For the second time this year, Germany has awarded all available capacity from its latest mixed wind and solar renewable energy auction to large-scale solar projects, awarding a total combined capacity of 201 megawatts (MW).
So far in 2018 Germany has held several types of renewable energy capacity tenders — for onshore wind, offshore wind, solar tenders, and mixed-wind and solar. Germany’s Federal Network Agency, the Bundesnetzagentur, announced the winners for the year’s second mixed tender, and again all capacity awarded went to solar. However, this time, according to agency president Jochen Homann, “There was only one bid for wind turbines on land, which was above the surcharge limit.”
In April, the Bundesnetzagentur awarded a total combined capacity of 210 MW to 32 solar projects with an average final price of €0.0467 ($0.0577) per kWh (slightly above the €0.0433 per kWh awarded to the solar-only auction in February).
Fast forward to November, and the Bundesnetzagentur announced on Monday that it had awarded a total combined capacity of 201 MW to 36 projects at an average cost of €0.0572 ($0.065) per kWh — well above the February and April prices. Further, the November bids ranged from €0.0465/kWh to €0.0579/kWh — even starting above the average price awarded earlier this year.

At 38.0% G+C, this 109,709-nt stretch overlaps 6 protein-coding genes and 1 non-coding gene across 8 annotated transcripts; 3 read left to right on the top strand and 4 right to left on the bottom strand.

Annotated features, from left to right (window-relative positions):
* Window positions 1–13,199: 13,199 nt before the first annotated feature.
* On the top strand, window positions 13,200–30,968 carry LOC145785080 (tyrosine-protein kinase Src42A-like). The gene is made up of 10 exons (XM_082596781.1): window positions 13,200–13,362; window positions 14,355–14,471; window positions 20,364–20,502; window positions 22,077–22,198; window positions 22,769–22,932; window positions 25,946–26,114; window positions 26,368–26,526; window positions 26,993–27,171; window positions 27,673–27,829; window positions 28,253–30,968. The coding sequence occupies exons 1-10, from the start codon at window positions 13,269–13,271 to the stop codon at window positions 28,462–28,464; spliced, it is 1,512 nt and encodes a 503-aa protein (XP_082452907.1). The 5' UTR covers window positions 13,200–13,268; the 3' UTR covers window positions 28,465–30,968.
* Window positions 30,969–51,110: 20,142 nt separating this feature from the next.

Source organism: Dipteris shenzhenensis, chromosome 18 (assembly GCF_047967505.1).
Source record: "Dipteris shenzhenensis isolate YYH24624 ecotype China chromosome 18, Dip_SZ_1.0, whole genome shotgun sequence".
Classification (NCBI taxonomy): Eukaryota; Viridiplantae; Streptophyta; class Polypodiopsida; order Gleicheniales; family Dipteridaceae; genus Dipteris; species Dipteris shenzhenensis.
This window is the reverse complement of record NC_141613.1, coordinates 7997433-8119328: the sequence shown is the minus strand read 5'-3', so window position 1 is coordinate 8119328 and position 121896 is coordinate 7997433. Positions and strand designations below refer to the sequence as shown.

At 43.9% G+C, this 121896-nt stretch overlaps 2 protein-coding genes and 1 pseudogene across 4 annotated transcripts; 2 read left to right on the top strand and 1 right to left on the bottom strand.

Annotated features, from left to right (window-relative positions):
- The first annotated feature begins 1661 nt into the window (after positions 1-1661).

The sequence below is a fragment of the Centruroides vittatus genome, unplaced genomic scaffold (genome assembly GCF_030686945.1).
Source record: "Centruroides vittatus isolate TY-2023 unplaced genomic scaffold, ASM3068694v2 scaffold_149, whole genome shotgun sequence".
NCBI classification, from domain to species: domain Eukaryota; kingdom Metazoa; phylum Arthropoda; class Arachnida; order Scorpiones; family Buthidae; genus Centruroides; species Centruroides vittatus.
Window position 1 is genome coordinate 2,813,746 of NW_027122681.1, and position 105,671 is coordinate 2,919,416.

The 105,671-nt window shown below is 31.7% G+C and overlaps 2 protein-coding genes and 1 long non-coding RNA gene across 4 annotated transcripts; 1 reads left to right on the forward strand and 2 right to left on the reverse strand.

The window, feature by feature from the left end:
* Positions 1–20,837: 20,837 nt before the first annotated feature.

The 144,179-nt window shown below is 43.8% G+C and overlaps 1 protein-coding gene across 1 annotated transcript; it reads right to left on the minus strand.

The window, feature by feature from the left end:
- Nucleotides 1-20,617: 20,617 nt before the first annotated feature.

The Bundesnetzagentur revealed that a total of 307 MW worth of bids were tendered in the 200 MW auction, and only two bids out of a total of 50 were excluded due to formal reasons.
This is also the second time that a mixed-solar and wind tender included Germany’s procedures for the “so-called distribution network expansion areas.” Specifically, according to the Bundesnetzagentur, “Bids in areas where there are already many renewable energy facilities have been subject to a bid premium, thus reducing their chances of winning. This is to take into account an increased distribution network demand in these areas.” However, as in the year’s first mixed tender, the agency said that this “special arrangement had no impact on the successful projects.”
“We are seeing what we expected, solar is now the cheapest form of electricity production in many parts of the world and the results in Germany are underlining this,” said James Watson, Chief Executive of SolarPower Europe. “This trend is one that is likely to continue as solar prices continue to fall and we can expect further technology neutral auctions to be won by solar. This is doubly so following the fall of the trade tariffs and as such solar is the most competitive form of energy for much of Europe.”
“Organising joint auctions is not the best way to organise the energy transition,” added Andrew Canning, Press and Communication Manager for WindEurope. “Having separate auctions allows countries to plan more precisely according to their needs. And for the supply chain to make long-term investments. Renewable technologies should be complementing each other not competing.
“It is very challenging to design an auction where technologies compete on a genuinely level playing field. And it’s not desirable. Wind and PV make different contributions to the energy system, produce at different times. They are complementary. So ‘tech specific’ auctions are the way to go.”